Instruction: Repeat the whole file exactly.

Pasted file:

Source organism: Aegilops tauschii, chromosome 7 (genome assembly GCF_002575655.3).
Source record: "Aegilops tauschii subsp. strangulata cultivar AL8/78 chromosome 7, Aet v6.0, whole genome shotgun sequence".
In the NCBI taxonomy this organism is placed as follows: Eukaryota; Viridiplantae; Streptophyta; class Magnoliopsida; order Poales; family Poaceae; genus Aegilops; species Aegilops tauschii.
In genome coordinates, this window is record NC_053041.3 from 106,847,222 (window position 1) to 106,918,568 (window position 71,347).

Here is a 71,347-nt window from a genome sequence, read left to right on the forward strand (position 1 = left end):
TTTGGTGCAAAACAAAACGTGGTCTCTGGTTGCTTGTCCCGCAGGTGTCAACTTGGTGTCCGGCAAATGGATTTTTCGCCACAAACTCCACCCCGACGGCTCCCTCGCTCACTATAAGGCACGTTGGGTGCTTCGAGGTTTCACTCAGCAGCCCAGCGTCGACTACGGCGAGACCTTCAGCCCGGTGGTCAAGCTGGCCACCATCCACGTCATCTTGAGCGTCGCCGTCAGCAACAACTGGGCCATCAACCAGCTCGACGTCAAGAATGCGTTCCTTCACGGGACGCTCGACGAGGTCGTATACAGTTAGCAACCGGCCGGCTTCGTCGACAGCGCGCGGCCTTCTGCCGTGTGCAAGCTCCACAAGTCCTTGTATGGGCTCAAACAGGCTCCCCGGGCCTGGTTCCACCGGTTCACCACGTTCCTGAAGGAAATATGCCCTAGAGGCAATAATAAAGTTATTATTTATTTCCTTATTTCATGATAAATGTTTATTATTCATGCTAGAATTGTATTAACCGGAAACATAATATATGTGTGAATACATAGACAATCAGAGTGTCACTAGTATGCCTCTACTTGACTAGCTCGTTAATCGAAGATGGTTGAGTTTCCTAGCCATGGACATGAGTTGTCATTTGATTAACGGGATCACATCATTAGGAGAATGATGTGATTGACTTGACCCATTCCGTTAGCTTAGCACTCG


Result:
Source organism: Aegilops tauschii, chromosome 7 (genome assembly GCF_002575655.3).
Source record: "Aegilops tauschii subsp. strangulata cultivar AL8/78 chromosome 7, Aet v6.0, whole genome shotgun sequence".
In the NCBI taxonomy this organism is placed as follows: Eukaryota; Viridiplantae; Streptophyta; class Magnoliopsida; order Poales; family Poaceae; genus Aegilops; species Aegilops tauschii.
In genome coordinates, this window is record NC_053041.3 from 106,847,222 (window position 1) to 106,918,568 (window position 71,347).

Here is a 71,347-nt window from a genome sequence, read left to right on the forward strand (position 1 = left end):
TTTGGTGCAAAACAAAACGTGGTCTCTGGTTGCTTGTCCCGCAGGTGTCAACTTGGTGTCCGGCAAATGGATTTTTCGCCACAAACTCCACCCCGACGGCTCCCTCGCTCACTATAAGGCACGTTGGGTGCTTCGAGGTTTCACTCAGCAGCCCAGCGTCGACTACGGCGAGACCTTCAGCCCGGTGGTCAAGCTGGCCACCATCCACGTCATCTTGAGCGTCGCCGTCAGCAACAACTGGGCCATCAACCAGCTCGACGTCAAGAATGCGTTCCTTCACGGGACGCTCGACGAGGTCGTATACAGTTAGCAACCGGCCGGCTTCGTCGACAGCGCGCGGCCTTCTGCCGTGTGCAAGCTCCACAAGTCCTTGTATGGGCTCAAACAGGCTCCCCGGGCCTGGTTCCACCGGTTCACCACGTTCCTGAAGGAAATATGCCCTAGAGGCAATAATAAAGTTATTATTTATTTCCTTATTTCATGATAAATGTTTATTATTCATGCTAGAATTGTATTAACCGGAAACATAATATATGTGTGAATACATAGACAATCAGAGTGTCACTAGTATGCCTCTACTTGACTAGCTCGTTAATCGAAGATGGTTGAGTTTCCTAGCCATGGACATGAGTTGTCATTTGATTAACGGGATCACATCATTAGGAGAATGATGTGATTGACTTGACCCATTCCGTTAGCTTAGCACTCG